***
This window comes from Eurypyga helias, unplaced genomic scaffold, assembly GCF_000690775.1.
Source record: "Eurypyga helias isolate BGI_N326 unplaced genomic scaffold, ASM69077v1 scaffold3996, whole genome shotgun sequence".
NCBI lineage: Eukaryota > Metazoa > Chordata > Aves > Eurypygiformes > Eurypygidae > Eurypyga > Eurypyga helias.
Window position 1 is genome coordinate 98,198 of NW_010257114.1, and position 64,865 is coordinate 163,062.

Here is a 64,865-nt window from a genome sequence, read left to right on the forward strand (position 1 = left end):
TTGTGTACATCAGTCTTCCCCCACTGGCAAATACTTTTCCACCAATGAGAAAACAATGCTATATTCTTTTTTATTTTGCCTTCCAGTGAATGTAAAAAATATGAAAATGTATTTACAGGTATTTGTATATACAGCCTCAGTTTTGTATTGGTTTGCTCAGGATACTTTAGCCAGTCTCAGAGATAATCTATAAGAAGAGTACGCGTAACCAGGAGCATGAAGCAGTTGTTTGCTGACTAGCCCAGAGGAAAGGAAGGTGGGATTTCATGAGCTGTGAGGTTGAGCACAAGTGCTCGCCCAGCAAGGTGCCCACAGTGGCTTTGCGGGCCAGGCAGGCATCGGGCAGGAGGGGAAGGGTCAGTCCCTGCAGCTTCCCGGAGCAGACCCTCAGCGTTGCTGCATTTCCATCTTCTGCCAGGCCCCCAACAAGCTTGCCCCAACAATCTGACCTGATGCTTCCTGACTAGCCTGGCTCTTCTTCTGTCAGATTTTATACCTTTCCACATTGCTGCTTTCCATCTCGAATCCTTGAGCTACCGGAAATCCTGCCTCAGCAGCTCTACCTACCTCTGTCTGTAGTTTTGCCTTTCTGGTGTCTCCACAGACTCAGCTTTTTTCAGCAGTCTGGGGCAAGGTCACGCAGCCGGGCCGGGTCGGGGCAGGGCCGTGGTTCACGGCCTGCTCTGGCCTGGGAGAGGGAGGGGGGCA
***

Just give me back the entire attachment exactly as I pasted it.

This window comes from Eurypyga helias, unplaced genomic scaffold, assembly GCF_000690775.1.
Source record: "Eurypyga helias isolate BGI_N326 unplaced genomic scaffold, ASM69077v1 scaffold3996, whole genome shotgun sequence".
NCBI lineage: Eukaryota > Metazoa > Chordata > Aves > Eurypygiformes > Eurypygidae > Eurypyga > Eurypyga helias.
Window position 1 is genome coordinate 98,198 of NW_010257114.1, and position 64,865 is coordinate 163,062.

Here is a 64,865-nt window from a genome sequence, read left to right on the forward strand (position 1 = left end):
TTGTGTACATCAGTCTTCCCCCACTGGCAAATACTTTTCCACCAATGAGAAAACAATGCTATATTCTTTTTTATTTTGCCTTCCAGTGAATGTAAAAAATATGAAAATGTATTTACAGGTATTTGTATATACAGCCTCAGTTTTGTATTGGTTTGCTCAGGATACTTTAGCCAGTCTCAGAGATAATCTATAAGAAGAGTACGCGTAACCAGGAGCATGAAGCAGTTGTTTGCTGACTAGCCCAGAGGAAAGGAAGGTGGGATTTCATGAGCTGTGAGGTTGAGCACAAGTGCTCGCCCAGCAAGGTGCCCACAGTGGCTTTGCGGGCCAGGCAGGCATCGGGCAGGAGGGGAAGGGTCAGTCCCTGCAGCTTCCCGGAGCAGACCCTCAGCGTTGCTGCATTTCCATCTTCTGCCAGGCCCCCAACAAGCTTGCCCCAACAATCTGACCTGATGCTTCCTGACTAGCCTGGCTCTTCTTCTGTCAGATTTTATACCTTTCCACATTGCTGCTTTCCATCTCGAATCCTTGAGCTACCGGAAATCCTGCCTCAGCAGCTCTACCTACCTCTGTCTGTAGTTTTGCCTTTCTGGTGTCTCCACAGACTCAGCTTTTTTCAGCAGTCTGGGGCAAGGTCACGCAGCCGGGCCGGGTCGGGGCAGGGCCGTGGTTCACGGCCTGCTCTGGCCTGGGAGAGGGAGGGGGGCA